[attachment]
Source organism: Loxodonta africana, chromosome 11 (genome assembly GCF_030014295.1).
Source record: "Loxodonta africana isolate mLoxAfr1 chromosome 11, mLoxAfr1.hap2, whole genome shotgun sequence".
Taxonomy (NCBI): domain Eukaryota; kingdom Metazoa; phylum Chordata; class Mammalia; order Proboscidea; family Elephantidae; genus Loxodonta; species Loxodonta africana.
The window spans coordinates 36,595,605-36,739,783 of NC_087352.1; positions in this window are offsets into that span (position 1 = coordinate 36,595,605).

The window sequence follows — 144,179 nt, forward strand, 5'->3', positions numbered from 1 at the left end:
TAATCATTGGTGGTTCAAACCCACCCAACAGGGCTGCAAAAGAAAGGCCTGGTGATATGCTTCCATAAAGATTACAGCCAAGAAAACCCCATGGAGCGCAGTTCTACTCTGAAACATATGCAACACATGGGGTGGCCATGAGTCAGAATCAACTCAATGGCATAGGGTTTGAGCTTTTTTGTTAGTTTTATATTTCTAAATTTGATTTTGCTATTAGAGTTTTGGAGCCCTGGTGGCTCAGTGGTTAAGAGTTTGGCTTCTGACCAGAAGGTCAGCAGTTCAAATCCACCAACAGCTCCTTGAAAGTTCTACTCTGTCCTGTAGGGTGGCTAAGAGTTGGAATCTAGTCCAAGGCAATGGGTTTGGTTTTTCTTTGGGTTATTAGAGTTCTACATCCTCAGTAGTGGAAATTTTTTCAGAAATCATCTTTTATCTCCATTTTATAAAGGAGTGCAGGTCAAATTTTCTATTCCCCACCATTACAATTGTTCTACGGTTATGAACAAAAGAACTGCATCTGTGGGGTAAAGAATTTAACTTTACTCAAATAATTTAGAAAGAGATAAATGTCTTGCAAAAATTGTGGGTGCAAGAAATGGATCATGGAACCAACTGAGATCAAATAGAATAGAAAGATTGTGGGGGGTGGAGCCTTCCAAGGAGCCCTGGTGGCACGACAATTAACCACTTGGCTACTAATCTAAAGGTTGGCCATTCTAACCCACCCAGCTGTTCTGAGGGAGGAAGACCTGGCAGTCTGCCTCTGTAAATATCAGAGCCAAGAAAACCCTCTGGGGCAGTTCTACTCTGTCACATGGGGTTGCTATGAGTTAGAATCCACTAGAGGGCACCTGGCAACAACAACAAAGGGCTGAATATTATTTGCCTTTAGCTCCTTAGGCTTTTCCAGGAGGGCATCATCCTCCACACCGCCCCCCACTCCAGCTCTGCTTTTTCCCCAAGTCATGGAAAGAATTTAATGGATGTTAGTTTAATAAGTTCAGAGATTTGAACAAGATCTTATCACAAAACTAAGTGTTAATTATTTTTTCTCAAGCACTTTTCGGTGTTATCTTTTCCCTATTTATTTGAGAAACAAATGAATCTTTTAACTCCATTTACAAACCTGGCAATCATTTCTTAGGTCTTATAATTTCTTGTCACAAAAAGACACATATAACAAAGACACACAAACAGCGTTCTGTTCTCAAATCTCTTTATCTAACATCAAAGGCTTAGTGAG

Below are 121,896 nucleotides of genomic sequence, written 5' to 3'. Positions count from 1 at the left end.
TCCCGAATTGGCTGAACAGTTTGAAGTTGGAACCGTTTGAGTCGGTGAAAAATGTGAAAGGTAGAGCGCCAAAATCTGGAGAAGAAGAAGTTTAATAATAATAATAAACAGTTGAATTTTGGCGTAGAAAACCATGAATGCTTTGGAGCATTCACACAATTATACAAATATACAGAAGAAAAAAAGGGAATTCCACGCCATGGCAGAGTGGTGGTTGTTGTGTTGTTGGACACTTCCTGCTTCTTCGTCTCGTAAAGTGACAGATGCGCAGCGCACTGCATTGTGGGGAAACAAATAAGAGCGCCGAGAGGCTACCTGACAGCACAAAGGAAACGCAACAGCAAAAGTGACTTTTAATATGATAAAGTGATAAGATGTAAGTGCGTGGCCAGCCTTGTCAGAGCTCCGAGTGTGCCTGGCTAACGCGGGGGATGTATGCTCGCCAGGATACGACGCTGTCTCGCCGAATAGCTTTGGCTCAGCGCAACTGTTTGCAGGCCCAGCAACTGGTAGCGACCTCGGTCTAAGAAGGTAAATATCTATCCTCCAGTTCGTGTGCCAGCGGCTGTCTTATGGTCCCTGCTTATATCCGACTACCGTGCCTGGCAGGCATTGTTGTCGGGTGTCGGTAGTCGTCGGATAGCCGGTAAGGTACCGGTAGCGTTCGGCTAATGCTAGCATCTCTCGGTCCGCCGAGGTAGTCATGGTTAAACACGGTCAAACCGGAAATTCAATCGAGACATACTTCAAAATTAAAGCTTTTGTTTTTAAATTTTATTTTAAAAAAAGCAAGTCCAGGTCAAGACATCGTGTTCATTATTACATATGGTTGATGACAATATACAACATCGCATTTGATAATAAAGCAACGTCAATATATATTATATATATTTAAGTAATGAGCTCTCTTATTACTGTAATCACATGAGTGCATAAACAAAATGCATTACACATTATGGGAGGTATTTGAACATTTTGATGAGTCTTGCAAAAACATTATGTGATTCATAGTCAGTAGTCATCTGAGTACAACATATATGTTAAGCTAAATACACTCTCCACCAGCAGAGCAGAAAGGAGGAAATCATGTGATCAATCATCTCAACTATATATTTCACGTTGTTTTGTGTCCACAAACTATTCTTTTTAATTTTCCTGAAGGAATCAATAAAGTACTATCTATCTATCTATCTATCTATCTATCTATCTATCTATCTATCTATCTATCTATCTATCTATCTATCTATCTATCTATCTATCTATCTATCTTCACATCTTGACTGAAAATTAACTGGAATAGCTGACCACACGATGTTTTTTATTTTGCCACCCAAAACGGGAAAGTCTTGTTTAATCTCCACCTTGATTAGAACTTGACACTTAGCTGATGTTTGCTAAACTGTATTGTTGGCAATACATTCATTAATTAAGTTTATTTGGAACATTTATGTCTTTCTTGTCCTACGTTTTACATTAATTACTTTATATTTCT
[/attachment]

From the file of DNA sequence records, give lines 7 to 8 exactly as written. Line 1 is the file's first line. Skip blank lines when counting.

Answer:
Below are 121,896 nucleotides of genomic sequence, written 5' to 3'. Positions count from 1 at the left end.
TCCCGAATTGGCTGAACAGTTTGAAGTTGGAACCGTTTGAGTCGGTGAAAAATGTGAAAGGTAGAGCGCCAAAATCTGGAGAAGAAGAAGTTTAATAATAATAATAAACAGTTGAATTTTGGCGTAGAAAACCATGAATGCTTTGGAGCATTCACACAATTATACAAATATACAGAAGAAAAAAAGGGAATTCCACGCCATGGCAGAGTGGTGGTTGTTGTGTTGTTGGACACTTCCTGCTTCTTCGTCTCGTAAAGTGACAGATGCGCAGCGCACTGCATTGTGGGGAAACAAATAAGAGCGCCGAGAGGCTACCTGACAGCACAAAGGAAACGCAACAGCAAAAGTGACTTTTAATATGATAAAGTGATAAGATGTAAGTGCGTGGCCAGCCTTGTCAGAGCTCCGAGTGTGCCTGGCTAACGCGGGGGATGTATGCTCGCCAGGATACGACGCTGTCTCGCCGAATAGCTTTGGCTCAGCGCAACTGTTTGCAGGCCCAGCAACTGGTAGCGACCTCGGTCTAAGAAGGTAAATATCTATCCTCCAGTTCGTGTGCCAGCGGCTGTCTTATGGTCCCTGCTTATATCCGACTACCGTGCCTGGCAGGCATTGTTGTCGGGTGTCGGTAGTCGTCGGATAGCCGGTAAGGTACCGGTAGCGTTCGGCTAATGCTAGCATCTCTCGGTCCGCCGAGGTAGTCATGGTTAAACACGGTCAAACCGGAAATTCAATCGAGACATACTTCAAAATTAAAGCTTTTGTTTTTAAATTTTATTTTAAAAAAAGCAAGTCCAGGTCAAGACATCGTGTTCATTATTACATATGGTTGATGACAATATACAACATCGCATTTGATAATAAAGCAACGTCAATATATATTATATATATTTAAGTAATGAGCTCTCTTATTACTGTAATCACATGAGTGCATAAACAAAATGCATTACACATTATGGGAGGTATTTGAACATTTTGATGAGTCTTGCAAAAACATTATGTGATTCATAGTCAGTAGTCATCTGAGTACAACATATATGTTAAGCTAAATACACTCTCCACCAGCAGAGCAGAAAGGAGGAAATCATGTGATCAATCATCTCAACTATATATTTCACGTTGTTTTGTGTCCACAAACTATTCTTTTTAATTTTCCTGAAGGAATCAATAAAGTACTATCTATCTATCTATCTATCTATCTATCTATCTATCTATCTATCTATCTATCTATCTATCTATCTATCTATCTATCTATCTATCTATCTATCTTCACATCTTGACTGAAAATTAACTGGAATAGCTGACCACACGATGTTTTTTATTTTGCCACCCAAAACGGGAAAGTCTTGTTTAATCTCCACCTTGATTAGAACTTGACACTTAGCTGATGTTTGCTAAACTGTATTGTTGGCAATACATTCATTAATTAAGTTTATTTGGAACATTTATGTCTTTCTTGTCCTACGTTTTACATTAATTACTTTATATTTCT